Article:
(What is the missing element in our war against terror?)

In a world of increasing religious-based conflict, terror and personal tragedy we wonder how to stop it.  We wonder why it continues to increase even though we respond to this violence by defending our cities, by attacking the perpetrators, by killing or arresting them, by increasing our defense budgets, by deporting them when we find them, and so forth.

Many think tolerance is the answer.  Clearly tolerance has its place in a civilized world but is tolerance really the answer when others are bent on destroying our way of life?  Is tolerance the answer when another is bent on doing us bodily harm?  Will being tolerant of him stop him or his ilk?

All of us have an obligation to find the answer to this dilemma — in all of our countries — because it affects all of us.

To do this we must go beyond tolerance.  We must use the terrorists’ tactics and be better at it than they are. Their basic tactic is education.  We must combat that by educating our people — our children — the opposite of how they are being educated by them.  Not emphasizing hate.  Not emphasizing religious differences as is often done in their homes, their schools, their media.  Not emphasizing violence — or violence in response to violence — to solve problems.

For too long they have had the advantage in education.  We must take that advantage away from them.  For too long we have attacked only the effects of this violence.  We must begin to seriously attack the causes as well.  And, the basic cause is their use of education to further their goals.  The future welfare and even the existence of civilization is dependent on the educational system.  Which system will prevail, their’s or our’s?

This education begins when the child is born, in kindergarten, then in school and in the universities, through our media and governments.  Yes, all have an important part to play.  This education must be at every level of our lives — beginning in our country and flowing to all lands through, what can be called, passive hegemony.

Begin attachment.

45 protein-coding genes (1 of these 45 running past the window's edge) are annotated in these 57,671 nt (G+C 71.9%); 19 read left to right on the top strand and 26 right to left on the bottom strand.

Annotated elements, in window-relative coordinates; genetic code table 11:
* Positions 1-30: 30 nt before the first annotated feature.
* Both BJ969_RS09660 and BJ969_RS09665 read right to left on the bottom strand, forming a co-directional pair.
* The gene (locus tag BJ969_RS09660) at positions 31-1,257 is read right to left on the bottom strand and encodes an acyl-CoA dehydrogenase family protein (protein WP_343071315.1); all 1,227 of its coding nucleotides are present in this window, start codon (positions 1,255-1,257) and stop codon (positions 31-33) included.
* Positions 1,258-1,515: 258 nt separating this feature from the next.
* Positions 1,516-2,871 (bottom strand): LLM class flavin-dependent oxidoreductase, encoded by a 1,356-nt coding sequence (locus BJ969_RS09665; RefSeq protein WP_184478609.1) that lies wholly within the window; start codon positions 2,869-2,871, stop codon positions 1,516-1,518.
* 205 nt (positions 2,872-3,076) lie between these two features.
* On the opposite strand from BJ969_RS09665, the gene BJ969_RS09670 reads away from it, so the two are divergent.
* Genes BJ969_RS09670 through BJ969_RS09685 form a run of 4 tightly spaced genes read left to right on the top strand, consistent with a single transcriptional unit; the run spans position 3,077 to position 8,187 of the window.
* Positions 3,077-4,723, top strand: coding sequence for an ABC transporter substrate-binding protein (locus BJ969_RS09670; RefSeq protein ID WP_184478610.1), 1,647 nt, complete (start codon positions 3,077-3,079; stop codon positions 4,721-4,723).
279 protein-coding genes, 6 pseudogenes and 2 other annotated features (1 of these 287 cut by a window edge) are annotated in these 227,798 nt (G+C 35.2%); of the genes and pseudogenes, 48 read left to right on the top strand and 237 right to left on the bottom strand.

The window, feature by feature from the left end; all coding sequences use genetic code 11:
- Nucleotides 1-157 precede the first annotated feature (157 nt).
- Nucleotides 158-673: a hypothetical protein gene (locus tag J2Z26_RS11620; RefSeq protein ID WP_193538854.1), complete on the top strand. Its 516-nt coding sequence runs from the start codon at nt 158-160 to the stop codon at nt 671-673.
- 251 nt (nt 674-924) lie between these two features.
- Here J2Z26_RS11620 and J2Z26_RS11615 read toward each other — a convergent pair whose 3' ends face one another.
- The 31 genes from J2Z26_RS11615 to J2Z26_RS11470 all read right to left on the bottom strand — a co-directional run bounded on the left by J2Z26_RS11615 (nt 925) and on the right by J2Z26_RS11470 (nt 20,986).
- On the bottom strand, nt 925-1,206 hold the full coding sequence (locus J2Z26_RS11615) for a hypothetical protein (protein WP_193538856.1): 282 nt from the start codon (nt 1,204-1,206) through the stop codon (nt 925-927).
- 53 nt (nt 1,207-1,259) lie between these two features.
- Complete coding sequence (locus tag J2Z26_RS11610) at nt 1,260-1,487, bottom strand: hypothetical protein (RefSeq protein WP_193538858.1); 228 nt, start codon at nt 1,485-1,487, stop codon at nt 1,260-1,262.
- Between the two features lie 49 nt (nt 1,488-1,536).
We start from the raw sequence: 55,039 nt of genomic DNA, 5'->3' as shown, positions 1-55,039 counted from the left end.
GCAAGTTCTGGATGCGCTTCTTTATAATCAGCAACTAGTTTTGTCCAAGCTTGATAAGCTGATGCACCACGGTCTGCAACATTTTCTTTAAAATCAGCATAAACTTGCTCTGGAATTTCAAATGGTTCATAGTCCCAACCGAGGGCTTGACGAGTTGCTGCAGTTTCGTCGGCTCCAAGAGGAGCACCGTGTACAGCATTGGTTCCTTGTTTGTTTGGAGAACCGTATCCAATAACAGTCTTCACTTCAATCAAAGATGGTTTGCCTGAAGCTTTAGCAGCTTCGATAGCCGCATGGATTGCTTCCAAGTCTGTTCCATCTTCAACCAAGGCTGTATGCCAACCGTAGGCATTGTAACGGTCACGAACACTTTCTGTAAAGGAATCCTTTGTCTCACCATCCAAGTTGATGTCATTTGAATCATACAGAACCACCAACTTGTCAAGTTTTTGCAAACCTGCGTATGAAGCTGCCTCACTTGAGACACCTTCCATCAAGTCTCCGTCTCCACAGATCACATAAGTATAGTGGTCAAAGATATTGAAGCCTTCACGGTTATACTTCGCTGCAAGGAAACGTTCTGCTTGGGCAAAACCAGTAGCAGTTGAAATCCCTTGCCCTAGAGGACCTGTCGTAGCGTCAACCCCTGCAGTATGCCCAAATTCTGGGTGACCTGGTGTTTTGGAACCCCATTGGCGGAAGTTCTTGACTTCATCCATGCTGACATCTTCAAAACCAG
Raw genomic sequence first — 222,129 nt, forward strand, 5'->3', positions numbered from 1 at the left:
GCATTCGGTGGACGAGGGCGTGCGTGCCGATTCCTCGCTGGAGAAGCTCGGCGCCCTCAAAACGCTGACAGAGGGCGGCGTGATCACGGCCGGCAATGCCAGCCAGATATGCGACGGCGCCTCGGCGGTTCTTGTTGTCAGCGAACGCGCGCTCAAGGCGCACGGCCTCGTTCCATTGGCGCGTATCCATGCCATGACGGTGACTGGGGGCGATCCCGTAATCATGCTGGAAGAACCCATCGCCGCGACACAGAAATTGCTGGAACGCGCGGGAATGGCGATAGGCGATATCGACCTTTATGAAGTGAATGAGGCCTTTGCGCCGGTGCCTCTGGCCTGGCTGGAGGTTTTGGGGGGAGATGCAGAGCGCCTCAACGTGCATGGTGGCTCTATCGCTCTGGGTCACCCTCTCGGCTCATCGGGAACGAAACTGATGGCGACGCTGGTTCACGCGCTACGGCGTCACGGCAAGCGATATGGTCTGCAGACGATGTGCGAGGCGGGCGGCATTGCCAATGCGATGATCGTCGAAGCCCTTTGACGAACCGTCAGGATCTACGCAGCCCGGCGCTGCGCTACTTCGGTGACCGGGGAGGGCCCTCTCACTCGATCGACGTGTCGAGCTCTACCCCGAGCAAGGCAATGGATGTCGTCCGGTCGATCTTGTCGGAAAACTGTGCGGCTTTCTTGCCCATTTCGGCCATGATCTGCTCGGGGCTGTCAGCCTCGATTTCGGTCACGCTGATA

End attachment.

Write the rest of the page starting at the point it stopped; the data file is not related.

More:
We can see how passive hegemony has worked by, for example, the “no smoking” laws and rules which originated in the USA several decades ago and have since flowed to many other countries — “passive” because this was not the result of any direct action of the USA that caused the flow to other countries. It flowed because people and governments decided it was a good idea once they understood it.

We, at every level, must teach to stop overemphasizing religious or other differences from which violence can ensue.  We must teach to always search for and emphasize those common threads of similarity that all religions have — though not in any way to diminish the importance of their differences.  We must teach that conflict and violence does not give the solution to religious differences.  We must teach that finding and emphasizing common threads of similarity reduces the emphasis on differences and therefore will, over the longer term, reduce such conflict and violence.  It will not stop it but it can begin to be controlled and managed so it will not to be the threat it is today.

This is an active, not a passive or altruistic, approach to combat the world’s current state of terror and violence.  It requires all of our efforts and is generational and long-term.  Without it we will continue to be mired in our contemporary and future conflicts, spending massive amounts of money, energy and blood of our young without the resultant success we search for.

Granted this is a long term activity.  But, clearly our current approach is not reducing this conflict though we have been pursuing it now for decades; in fact, according to all reports, the violence has been increasing.  Likewise, this current approach is not protecting our personal, group or national security which continues to deteriorate.  Has anyone a better answer?

Terry O. Trowbridge is an international lawyer and currently serves as Director of the Center for Reduction of Religious-Based Conflict an independent NGO headquartered in the USA.  His is the author of Beyond Tolerance and can be contacted at centerrel@center2000.org.